The singularity notion also has its drawbacks: the next albums will unfortunately not be as inspired and breathtaking, the musicians themselves looking like they've lost the coordinates of this extraterrestrial music...
Following the paths of the various members of Deep Purple lead me to Captain Beyond. DP Mk I vocalist Rod Evans took up the mic for Captain Beyond. But what thrilled me was that Iron Butterfly's guitarist Larry (Rhino) Rienhardt and bassist Lee Dorman were also part of this outfit. Rhino appeared on the final Butterfly studio effort Metamorphosis before the band split up for a while (restarted later for two albums by "In-A-Gadda-Da-Vida"/"Ball" guitarist Erik Brann). Metamorphosis is my favourite Iron Butterfly album because of the guitar sound and variety of riffs, rhythms and time signatures.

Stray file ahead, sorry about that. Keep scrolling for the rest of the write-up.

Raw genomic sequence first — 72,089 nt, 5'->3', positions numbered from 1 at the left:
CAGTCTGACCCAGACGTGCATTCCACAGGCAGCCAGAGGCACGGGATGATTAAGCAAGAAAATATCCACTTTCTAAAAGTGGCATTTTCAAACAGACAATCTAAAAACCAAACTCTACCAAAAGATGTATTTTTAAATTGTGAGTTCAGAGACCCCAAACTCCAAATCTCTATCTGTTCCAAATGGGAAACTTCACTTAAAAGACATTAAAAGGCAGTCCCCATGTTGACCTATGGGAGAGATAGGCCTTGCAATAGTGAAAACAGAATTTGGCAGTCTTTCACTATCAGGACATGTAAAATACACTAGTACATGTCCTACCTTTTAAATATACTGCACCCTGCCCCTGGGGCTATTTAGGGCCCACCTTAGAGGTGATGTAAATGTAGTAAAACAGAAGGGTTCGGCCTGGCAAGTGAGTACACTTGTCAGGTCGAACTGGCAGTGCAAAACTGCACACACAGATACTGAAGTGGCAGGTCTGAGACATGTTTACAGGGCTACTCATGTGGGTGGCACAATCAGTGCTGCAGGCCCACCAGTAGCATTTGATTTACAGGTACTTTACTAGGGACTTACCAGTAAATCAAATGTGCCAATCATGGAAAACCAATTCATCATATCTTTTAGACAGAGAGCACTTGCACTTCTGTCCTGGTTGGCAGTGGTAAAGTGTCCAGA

Captain Beyond's first album does not disappoint. It starts off a rock album with no gimmicks or tricks. Rhino's innovative guitar playing is backed by a heavy rhythm section provided by Dorman's bass and the splintering drums of Bobby Caldwell (Who? Well, you know him now!). The man has a full arsenal of drumming skill and he doesn't hold back. Rod Evans was never much of a hard rock vocalist but he gives it a good effort, sometimes surprisingly on the edge, once or twice a little over the edge of his abilities. By the time the album reaches tracks four and five - "Mesmerization Eclipse" and "Raging River of Fear" respectively - you are starting to wonder if these guys plan to just rock away the whole album. In fact, there are only a couple of acoustic parts and no real ballads. Any track that starts slow doesn't stay that way for much more than a minute. Then it's back to the hard rock and roll machinegun attack. The final track "I Can't Feel Nothin' (Part II)" closes the album with a brief but rock out tune that should encourage fist pumping and head banging.